Referring Out a Bad Fit

Someone can be a bad fit for a number of reasons. Here are some examples. Feel free to adapt at will.

Clinical presentation you don’t enjoy:

“What you’re describing sounds really hard and I want to make sure you get the kind of care you deserve. Jane Doe actually specializes in what you’ve described and I know her to be a really great counselor. Since she has so much more experience in what you’re describing than I do, it feels more ethical for me to refer you to her. In case she’s full, I’m also going to recommend John Doe and Mary Doe. They also have extensive experience in this. Do you have a pen?”

Feeling creeped out by the caller and you already confirmed that you have availability:

“You know Jane, I’m getting the feeling that we might not be the best fit since I work with [describe someone different within your stated niche] and I don’t want to waste your time or money by having you come in for an appointment. I can think of a few people who might be a better fit for you, though. Do you have a pen?”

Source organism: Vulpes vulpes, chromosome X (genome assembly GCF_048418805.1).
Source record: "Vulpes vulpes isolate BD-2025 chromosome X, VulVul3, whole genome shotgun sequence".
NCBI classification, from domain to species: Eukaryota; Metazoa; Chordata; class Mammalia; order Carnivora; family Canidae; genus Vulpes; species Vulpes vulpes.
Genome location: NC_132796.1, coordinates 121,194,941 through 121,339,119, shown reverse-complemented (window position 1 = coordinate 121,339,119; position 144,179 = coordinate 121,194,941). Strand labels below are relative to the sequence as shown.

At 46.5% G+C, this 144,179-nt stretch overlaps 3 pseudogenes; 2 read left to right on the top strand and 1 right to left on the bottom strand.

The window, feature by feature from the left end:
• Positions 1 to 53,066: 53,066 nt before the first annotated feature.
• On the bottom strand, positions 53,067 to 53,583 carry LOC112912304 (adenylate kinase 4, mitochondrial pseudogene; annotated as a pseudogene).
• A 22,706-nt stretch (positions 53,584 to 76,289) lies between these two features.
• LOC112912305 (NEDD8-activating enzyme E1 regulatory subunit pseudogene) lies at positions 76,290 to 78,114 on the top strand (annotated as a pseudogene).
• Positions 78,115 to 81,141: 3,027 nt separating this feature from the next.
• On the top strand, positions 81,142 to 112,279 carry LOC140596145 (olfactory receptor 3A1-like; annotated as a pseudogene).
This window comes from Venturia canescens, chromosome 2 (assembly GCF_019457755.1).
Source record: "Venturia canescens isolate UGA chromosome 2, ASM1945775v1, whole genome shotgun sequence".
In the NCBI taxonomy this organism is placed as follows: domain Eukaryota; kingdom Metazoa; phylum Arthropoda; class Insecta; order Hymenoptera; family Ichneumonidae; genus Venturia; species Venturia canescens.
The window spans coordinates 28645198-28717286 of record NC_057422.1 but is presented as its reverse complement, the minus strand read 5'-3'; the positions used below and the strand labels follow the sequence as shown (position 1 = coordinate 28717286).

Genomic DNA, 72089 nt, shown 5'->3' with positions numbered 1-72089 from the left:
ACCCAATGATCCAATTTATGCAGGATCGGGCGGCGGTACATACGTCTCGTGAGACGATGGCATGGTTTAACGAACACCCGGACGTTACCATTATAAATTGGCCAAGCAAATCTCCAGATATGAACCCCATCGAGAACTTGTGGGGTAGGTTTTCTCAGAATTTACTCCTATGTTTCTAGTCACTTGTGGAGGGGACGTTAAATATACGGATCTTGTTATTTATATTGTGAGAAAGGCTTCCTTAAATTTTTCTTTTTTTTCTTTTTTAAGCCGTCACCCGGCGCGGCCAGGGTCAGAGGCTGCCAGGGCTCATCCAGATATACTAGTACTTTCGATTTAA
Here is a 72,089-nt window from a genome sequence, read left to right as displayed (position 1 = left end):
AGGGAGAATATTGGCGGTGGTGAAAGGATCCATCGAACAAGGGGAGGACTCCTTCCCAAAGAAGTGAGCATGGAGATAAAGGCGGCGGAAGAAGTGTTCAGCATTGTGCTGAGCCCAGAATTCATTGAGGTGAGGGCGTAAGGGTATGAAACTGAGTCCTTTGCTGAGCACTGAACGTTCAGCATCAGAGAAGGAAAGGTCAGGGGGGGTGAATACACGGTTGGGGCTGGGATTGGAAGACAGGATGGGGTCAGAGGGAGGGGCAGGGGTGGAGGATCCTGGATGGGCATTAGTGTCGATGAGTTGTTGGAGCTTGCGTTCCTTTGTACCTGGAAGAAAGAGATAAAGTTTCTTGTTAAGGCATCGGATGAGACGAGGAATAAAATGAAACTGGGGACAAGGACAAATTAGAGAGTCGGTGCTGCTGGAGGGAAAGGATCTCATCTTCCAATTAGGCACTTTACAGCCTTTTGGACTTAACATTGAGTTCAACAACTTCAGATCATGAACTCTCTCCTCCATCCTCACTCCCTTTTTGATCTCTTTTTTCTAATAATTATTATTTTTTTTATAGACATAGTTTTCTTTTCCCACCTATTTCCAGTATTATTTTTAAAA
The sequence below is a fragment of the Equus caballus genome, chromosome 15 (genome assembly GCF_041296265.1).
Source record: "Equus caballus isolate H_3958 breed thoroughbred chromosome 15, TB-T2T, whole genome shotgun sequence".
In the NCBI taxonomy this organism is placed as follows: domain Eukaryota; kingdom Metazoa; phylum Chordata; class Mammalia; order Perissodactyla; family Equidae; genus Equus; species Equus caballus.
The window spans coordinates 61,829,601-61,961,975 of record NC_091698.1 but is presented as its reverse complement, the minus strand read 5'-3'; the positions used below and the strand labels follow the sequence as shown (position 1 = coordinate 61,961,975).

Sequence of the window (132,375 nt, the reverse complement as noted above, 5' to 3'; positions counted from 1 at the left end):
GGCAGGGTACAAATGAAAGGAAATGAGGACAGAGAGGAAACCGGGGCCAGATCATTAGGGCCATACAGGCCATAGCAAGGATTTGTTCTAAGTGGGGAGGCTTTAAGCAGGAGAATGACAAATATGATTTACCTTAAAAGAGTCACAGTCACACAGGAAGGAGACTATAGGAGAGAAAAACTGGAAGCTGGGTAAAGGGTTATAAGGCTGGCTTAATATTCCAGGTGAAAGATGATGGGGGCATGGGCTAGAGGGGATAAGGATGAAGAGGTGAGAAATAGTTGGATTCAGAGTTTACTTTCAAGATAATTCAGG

Demonstrates too-high-acuity-for-your-practice on first call:

“What you’ve described sounds really hard. I actually want to give you some referrals for people who I think will be better able to provide more comprehensive care than I can currently provide. I don’t want to provide anything less than what you need. I wouldn’t want to inadvertently make your life any harder right now. Do you have a pen?”

You’ll notice my “Do you have a pen?” for 2 reasons, first it’s a way of closing up the conversations gently but firmly. Second, it keeps you from getting into an email relationship with them. If they don’t have a pen, ask them if they can save the info into the Notes section of their phone. If they don’t have a smartphone, then offer to email it to them.  

Lessons in this course: